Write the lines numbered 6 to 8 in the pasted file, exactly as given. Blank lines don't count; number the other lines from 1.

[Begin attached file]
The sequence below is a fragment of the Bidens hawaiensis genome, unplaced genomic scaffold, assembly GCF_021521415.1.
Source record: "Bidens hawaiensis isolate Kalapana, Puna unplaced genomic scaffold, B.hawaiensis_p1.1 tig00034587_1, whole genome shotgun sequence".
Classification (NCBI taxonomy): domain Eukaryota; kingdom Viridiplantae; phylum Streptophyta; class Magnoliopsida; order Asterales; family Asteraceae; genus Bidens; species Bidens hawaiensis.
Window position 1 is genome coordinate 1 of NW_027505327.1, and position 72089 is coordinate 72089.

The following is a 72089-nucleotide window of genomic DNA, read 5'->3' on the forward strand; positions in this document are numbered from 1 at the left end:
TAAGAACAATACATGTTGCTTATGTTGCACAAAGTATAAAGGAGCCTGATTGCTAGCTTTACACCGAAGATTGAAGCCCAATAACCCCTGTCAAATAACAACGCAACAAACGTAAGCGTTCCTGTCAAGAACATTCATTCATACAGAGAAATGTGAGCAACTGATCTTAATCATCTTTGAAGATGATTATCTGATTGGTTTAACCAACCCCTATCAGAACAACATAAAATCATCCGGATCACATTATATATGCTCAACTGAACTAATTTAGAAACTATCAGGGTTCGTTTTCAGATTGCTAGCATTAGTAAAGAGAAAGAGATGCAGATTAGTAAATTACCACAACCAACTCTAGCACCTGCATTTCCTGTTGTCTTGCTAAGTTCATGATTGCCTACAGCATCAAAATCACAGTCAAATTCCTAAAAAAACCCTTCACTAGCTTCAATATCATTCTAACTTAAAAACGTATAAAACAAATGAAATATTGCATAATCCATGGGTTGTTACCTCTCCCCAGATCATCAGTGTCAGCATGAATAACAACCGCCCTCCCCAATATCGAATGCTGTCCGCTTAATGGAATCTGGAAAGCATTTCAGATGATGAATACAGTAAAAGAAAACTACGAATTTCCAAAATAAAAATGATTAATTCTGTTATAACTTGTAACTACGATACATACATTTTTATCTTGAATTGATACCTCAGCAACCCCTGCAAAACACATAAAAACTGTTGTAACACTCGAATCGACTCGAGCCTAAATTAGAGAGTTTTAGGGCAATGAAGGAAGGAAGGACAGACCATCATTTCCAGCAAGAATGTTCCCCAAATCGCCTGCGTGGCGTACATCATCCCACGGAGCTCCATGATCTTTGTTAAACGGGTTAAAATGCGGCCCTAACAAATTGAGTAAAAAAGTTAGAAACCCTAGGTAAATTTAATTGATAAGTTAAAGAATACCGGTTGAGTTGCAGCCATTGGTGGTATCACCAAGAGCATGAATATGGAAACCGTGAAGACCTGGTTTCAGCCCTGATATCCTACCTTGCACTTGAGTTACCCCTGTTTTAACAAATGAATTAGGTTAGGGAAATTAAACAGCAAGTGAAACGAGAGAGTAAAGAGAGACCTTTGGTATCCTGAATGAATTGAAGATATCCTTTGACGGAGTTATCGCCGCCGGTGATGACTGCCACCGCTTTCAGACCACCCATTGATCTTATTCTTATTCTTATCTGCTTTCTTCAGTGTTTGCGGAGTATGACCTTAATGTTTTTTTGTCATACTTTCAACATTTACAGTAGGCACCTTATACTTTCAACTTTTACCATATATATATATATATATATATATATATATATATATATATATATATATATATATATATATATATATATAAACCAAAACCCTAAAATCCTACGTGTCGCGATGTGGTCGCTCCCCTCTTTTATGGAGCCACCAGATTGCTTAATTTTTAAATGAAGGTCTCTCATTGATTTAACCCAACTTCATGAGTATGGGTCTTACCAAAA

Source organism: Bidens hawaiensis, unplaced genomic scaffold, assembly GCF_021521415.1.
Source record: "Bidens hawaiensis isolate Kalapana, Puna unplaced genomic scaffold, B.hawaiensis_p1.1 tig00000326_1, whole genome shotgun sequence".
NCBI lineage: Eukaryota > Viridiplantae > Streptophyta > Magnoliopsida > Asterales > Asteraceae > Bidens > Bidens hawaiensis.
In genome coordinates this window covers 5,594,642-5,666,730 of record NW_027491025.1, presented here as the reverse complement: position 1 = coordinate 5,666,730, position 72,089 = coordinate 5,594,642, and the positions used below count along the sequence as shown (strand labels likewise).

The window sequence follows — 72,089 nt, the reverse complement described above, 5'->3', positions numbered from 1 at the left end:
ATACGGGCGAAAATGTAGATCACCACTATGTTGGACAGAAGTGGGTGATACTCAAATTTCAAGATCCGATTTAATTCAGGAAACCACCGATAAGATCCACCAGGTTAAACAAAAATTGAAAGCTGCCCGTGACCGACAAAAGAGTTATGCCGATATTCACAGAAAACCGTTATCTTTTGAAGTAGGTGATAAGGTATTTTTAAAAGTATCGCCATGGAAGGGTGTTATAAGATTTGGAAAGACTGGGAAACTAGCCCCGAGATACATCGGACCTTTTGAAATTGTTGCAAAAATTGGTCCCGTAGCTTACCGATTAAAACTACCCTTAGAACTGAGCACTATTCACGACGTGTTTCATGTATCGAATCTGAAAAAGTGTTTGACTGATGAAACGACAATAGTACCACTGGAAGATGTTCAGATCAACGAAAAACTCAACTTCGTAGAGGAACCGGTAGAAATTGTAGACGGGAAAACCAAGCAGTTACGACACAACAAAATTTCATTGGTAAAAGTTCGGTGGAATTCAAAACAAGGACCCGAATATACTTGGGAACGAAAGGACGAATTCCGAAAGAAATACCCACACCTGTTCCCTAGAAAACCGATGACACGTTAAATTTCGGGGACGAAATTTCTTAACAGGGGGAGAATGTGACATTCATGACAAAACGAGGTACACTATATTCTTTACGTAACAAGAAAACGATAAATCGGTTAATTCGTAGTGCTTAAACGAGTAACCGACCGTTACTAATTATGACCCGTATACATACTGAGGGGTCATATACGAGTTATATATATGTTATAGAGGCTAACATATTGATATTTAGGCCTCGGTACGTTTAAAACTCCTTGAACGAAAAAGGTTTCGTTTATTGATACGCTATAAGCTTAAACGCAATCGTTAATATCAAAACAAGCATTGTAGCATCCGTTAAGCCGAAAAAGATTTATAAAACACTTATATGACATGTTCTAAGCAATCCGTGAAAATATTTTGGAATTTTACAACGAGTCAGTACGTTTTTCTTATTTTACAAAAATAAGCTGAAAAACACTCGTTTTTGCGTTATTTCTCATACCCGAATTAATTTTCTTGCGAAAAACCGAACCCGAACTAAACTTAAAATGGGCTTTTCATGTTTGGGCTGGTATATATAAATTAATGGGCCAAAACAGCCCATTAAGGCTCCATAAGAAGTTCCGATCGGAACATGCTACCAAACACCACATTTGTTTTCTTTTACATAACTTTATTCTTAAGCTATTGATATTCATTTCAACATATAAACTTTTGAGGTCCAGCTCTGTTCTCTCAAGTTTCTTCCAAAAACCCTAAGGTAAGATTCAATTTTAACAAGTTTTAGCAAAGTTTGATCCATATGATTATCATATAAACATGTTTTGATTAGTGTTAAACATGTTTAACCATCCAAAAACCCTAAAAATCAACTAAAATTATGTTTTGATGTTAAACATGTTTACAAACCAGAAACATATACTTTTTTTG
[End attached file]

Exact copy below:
TAAGAACAATACATGTTGCTTATGTTGCACAAAGTATAAAGGAGCCTGATTGCTAGCTTTACACCGAAGATTGAAGCCCAATAACCCCTGTCAAATAACAACGCAACAAACGTAAGCGTTCCTGTCAAGAACATTCATTCATACAGAGAAATGTGAGCAACTGATCTTAATCATCTTTGAAGATGATTATCTGATTGGTTTAACCAACCCCTATCAGAACAACATAAAATCATCCGGATCACATTATATATGCTCAACTGAACTAATTTAGAAACTATCAGGGTTCGTTTTCAGATTGCTAGCATTAGTAAAGAGAAAGAGATGCAGATTAGTAAATTACCACAACCAACTCTAGCACCTGCATTTCCTGTTGTCTTGCTAAGTTCATGATTGCCTACAGCATCAAAATCACAGTCAAATTCCTAAAAAAACCCTTCACTAGCTTCAATATCATTCTAACTTAAAAACGTATAAAACAAATGAAATATTGCATAATCCATGGGTTGTTACCTCTCCCCAGATCATCAGTGTCAGCATGAATAACAACCGCCCTCCCCAATATCGAATGCTGTCCGCTTAATGGAATCTGGAAAGCATTTCAGATGATGAATACAGTAAAAGAAAACTACGAATTTCCAAAATAAAAATGATTAATTCTGTTATAACTTGTAACTACGATACATACATTTTTATCTTGAATTGATACCTCAGCAACCCCTGCAAAACACATAAAAACTGTTGTAACACTCGAATCGACTCGAGCCTAAATTAGAGAGTTTTAGGGCAATGAAGGAAGGAAGGACAGACCATCATTTCCAGCAAGAATGTTCCCCAAATCGCCTGCGTGGCGTACATCATCCCACGGAGCTCCATGATCTTTGTTAAACGGGTTAAAATGCGGCCCTAACAAATTGAGTAAAAAAGTTAGAAACCCTAGGTAAATTTAATTGATAAGTTAAAGAATACCGGTTGAGTTGCAGCCATTGGTGGTATCACCAAGAGCATGAATATGGAAACCGTGAAGACCTGGTTTCAGCCCTGATATCCTACCTTGCACTTGAGTTACCCCTGTTTTAACAAATGAATTAGGTTAGGGAAATTAAACAGCAAGTGAAACGAGAGAGTAAAGAGAGACCTTTGGTATCCTGAATGAATTGAAGATATCCTTTGACGGAGTTATCGCCGCCGGTGATGACTGCCACCGCTTTCAGACCACCCATTGATCTTATTCTTATTCTTATCTGCTTTCTTCAGTGTTTGCGGAGTATGACCTTAATGTTTTTTTGTCATACTTTCAACATTTACAGTAGGCACCTTATACTTTCAACTTTTACCATATATATATATATATATATATATATATATATATATATATATATATATATATATATATATATATATATAAACCAAAACCCTAAAATCCTACGTGTCGCGATGTGGTCGCTCCCCTCTTTTATGGAGCCACCAGATTGCTTAATTTTTAAATGAAGGTCTCTCATTGATTTAACCCAACTTCATGAGTATGGGTCTTACCAAAA

Source organism: Bidens hawaiensis, unplaced genomic scaffold, assembly GCF_021521415.1.
Source record: "Bidens hawaiensis isolate Kalapana, Puna unplaced genomic scaffold, B.hawaiensis_p1.1 tig00000326_1, whole genome shotgun sequence".